Since the US stock market crashed on October 19, 1987, many studies have been conducted to learn from this experience in the hopes of avoiding a similarly adverse future fall. The book, originally published as a special issue of theJournal of Financial Services Research, considers some of the important policy adjustments that have been implemented in the wake of the 1987 crash. Taken separately and together, these five papers offer a synthesis and summary of the most important policy innovations that have evolved since the largest single-day decline in stock market history.
Most of us would accept that recent large economic fluctuations have been caused by crashes of speculative bubbles in asset markets. For example, few would disagree that the most important cause of the global financial crisis in 2008 was the collapse of an unprecedented bubble in U.S. housing markets. However, the reasons why bubbles frequently occur in various financial markets, and why bubbles collapse are not always well understood. The book provides a new theoretical explanation of bubbles and crashes to help answer questions relating to how asset bubbles come about, why they persist, and the causes of the subsequent crashes.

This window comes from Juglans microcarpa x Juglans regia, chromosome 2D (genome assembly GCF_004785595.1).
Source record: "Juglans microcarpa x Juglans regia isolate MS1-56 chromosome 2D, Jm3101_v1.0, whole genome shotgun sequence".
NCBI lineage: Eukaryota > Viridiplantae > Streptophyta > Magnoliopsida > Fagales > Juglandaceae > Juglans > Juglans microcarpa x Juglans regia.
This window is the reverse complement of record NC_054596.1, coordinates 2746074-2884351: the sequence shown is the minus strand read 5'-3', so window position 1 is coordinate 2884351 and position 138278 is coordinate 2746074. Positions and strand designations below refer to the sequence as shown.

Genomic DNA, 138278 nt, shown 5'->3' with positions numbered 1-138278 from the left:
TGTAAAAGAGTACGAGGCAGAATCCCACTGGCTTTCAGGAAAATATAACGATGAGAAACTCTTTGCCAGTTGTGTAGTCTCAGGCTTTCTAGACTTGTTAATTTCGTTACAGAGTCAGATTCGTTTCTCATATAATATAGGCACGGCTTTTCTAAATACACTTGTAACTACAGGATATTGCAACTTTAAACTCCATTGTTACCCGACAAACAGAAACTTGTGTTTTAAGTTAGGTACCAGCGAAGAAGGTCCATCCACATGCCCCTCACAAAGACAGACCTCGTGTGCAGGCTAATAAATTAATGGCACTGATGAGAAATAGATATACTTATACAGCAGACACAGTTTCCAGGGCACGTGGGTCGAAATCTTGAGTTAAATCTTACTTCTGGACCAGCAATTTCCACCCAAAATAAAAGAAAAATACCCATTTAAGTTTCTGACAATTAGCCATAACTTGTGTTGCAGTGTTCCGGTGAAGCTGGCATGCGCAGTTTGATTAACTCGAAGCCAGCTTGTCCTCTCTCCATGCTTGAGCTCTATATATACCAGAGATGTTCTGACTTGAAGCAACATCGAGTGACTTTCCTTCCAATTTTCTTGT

In this innovative volume, Taisei Kaizoji proposes a stock market model in which noise traders and fundamentalists who follow the traditional asset pricing model coexist. A distinctive feature of this study is that the so called noise-trader's behavior is modeled in a framework of Keynes' beauty contest metaphor. The author elucidate a mechanism in which (i) noise-traders' herd behavior gives cause to a bubble, and (ii) their trading momentum prolongs the bubble, (iii) the bubble inevitably results in a crash, and (iv) the cycles of bubble and crash are repeated. The results give a possible theoretical solution to the equity premium puzzle. This model will deepen our understanding of the mechanism of bubbles and subsequent crashes and help to bring about an innovation in financial economics which allow us to consider the laws of capitalist economies in a new light.